Alaskans are known as do-it-yourselfers and recently a few new skills were mastered, or at least attempted. Workshops in quilting, making twig furniture and cooking cat and dog food, kept folks busy. Here is a look at two of the workshops held on Oct. 29 and 30.
Two day-long classes were held in twig-furniture making taught by Harvey Van Patten.
The workshop attracted an eclectic mix of craftsmen. Annemarie Hasskamp built a table that she will later add a glass top. Vanessa Sinclair built a child’s chair, so did Cindy Godbey. Jason Tessler built a rocking chair, and Juliene Miles created a bench for her entryway. Each rustic piece is as unique as its builder.
This is the third time Van Patten has come to Skagway to hold weekend workshops.
“Everyone has been working very hard and having fun, and [experiencing] frustration. But mostly having fun,” Van Patten said.
“People take one workshop, and then another about something else, and the winter just breezes by,” he added, as the background was filled with the clambering of hammers and air smelling of sawdust.
At the end of the day, Van Patten quieted the class down for a show and tell. Each attendee told the rest of the class what they had made and why. Some will continue creating more pieces on their own; others were just satisfied with the one they had completed during the course of the workshop.
During another workshop, budding pet-food makers had ground raw meat up to their elbows as they churned healthy ingredients, such as cooked sweet potato and pumpkin, in their mixing bowls.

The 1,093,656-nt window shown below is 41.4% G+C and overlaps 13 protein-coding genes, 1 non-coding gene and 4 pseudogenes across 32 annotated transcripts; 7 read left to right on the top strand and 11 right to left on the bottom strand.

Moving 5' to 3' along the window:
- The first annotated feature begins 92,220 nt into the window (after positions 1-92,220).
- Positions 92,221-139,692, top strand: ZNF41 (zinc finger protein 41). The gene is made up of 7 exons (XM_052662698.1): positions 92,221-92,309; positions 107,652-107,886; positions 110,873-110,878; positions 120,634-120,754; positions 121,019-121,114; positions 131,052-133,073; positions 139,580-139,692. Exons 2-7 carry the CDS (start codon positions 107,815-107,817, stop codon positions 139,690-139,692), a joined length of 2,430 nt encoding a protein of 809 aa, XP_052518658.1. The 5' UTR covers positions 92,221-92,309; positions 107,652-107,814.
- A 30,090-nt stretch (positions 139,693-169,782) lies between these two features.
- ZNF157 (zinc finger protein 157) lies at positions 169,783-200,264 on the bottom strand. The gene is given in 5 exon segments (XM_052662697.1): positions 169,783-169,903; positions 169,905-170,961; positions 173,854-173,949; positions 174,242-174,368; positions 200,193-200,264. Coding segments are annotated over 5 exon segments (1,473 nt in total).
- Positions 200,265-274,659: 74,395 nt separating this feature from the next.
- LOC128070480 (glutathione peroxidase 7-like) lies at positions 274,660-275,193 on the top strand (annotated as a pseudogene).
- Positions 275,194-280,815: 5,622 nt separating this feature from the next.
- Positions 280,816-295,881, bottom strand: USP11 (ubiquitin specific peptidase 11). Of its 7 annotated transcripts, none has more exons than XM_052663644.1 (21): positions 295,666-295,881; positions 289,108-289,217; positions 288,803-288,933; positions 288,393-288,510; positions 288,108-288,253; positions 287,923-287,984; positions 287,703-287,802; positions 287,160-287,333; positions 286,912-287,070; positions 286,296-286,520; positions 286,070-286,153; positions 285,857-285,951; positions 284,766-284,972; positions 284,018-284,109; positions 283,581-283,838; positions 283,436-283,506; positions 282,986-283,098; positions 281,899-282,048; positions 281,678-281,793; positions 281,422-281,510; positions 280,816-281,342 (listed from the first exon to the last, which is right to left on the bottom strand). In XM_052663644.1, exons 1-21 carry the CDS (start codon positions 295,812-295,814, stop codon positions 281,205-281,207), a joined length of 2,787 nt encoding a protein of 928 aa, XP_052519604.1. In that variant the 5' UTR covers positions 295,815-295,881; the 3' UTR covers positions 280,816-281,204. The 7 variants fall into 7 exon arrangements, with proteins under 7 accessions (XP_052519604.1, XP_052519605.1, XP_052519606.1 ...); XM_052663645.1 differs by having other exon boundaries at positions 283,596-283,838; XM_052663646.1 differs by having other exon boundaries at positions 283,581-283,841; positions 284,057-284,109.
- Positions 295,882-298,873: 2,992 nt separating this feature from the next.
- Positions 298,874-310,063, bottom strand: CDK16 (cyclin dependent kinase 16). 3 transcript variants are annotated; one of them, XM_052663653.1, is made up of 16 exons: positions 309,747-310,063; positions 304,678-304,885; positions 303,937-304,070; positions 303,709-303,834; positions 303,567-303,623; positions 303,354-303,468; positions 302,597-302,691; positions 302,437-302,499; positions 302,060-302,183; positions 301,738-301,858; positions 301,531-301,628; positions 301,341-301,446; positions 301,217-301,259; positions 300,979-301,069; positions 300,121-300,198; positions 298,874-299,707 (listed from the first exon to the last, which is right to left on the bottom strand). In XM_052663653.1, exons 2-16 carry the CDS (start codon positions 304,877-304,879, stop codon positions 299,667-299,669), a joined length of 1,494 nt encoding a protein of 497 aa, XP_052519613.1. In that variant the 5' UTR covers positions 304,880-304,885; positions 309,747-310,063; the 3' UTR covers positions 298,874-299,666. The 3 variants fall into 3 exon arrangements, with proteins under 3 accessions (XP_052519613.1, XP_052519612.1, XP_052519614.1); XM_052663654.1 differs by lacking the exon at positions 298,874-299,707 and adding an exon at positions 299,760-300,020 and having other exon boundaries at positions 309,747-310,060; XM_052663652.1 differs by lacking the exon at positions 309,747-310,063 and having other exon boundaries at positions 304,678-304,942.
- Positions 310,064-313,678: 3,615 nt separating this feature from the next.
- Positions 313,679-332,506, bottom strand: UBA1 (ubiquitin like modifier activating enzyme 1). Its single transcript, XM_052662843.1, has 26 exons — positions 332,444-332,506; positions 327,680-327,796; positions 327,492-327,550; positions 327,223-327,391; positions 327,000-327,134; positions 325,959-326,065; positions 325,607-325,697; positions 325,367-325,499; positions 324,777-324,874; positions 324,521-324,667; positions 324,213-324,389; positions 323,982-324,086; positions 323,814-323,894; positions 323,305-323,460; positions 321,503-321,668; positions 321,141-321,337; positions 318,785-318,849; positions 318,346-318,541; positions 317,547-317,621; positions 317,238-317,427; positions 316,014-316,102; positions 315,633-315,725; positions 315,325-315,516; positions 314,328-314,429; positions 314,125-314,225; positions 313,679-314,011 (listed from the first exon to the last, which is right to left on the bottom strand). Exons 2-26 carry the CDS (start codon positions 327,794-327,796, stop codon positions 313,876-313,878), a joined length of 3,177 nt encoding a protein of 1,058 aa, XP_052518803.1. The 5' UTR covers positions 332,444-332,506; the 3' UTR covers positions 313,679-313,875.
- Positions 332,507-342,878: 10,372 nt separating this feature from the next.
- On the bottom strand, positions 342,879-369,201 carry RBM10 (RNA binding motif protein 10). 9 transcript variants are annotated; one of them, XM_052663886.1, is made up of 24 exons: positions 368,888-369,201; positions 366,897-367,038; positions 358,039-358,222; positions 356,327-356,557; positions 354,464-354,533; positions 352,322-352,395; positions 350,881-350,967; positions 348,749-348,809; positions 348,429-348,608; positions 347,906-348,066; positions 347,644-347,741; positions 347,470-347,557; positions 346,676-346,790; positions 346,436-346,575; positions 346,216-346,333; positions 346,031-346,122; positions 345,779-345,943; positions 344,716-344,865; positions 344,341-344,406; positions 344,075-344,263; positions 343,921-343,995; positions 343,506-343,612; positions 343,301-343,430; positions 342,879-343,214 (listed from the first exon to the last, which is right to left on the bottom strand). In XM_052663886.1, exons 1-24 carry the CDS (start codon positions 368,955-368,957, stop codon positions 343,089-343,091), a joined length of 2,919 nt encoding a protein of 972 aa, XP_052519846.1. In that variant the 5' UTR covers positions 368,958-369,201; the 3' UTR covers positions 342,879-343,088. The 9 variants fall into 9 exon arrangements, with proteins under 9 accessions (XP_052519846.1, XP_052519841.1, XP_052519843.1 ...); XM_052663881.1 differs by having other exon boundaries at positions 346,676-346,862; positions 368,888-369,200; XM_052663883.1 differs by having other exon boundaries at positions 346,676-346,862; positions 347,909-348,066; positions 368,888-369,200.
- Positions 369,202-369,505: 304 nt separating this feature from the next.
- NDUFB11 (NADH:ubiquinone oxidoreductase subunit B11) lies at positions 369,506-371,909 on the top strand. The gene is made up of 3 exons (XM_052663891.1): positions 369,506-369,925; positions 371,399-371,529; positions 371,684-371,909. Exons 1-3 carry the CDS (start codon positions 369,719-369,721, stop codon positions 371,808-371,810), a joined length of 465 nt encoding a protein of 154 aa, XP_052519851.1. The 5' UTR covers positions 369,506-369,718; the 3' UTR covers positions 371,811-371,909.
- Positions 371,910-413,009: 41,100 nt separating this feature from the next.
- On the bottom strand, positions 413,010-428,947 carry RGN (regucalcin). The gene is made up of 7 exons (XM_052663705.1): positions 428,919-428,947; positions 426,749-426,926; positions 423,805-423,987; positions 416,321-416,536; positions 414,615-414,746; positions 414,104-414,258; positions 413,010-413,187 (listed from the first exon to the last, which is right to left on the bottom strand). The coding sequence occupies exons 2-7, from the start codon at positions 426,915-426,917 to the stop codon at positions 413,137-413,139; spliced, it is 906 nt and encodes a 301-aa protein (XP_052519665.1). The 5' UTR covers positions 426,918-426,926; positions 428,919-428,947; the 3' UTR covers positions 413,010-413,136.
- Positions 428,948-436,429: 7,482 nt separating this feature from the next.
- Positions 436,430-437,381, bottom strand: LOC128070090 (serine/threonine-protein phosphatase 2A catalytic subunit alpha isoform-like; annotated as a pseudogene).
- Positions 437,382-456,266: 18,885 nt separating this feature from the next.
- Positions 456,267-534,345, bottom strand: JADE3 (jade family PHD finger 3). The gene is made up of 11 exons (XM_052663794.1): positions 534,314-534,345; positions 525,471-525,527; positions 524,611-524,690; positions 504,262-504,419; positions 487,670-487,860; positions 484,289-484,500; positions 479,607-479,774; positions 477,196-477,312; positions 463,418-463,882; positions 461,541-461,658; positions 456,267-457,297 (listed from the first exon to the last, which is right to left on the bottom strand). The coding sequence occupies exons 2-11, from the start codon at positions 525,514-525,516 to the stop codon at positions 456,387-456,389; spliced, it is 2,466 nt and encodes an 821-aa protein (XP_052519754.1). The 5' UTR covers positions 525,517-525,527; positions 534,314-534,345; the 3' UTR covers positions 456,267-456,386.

Carrie Kinnison of Haines taught a dog-food making workshop on a Saturday, and a cat-food making workshop on Sunday at the Presbyterian church. Attendees learned which foods are harmful to pets, which are nutritious and which foods provide natural cures to common ailments.
Both days had five attendees who learned about the importance of a raw food diet for pets.
Kinnison said many pets can’t break down all of the different types of proteins in commercially processed pet food. She said that necessary amino acids get cooked out of the meat.
“People should make their own pet food,” she said. “Veterinarians mean well when they tell people not to feed their pets ‘people food,’ but they don’t explain how important amino acids are. That would take all day.”
Kinnison’s recipes aren’t just raw meat. They contain plenty of vegetables, herbs, teas, seeds, and other ingredients that are easily available.
A few days after the class, Kinnison received some good feedback from those who had attended her workshops. “It’s good that people are doing the right thing for their little carnivores,” she said.
Kinnison runs Klehini Carnivore, a local fresh, pet food delivery service in Haines. For more information go to: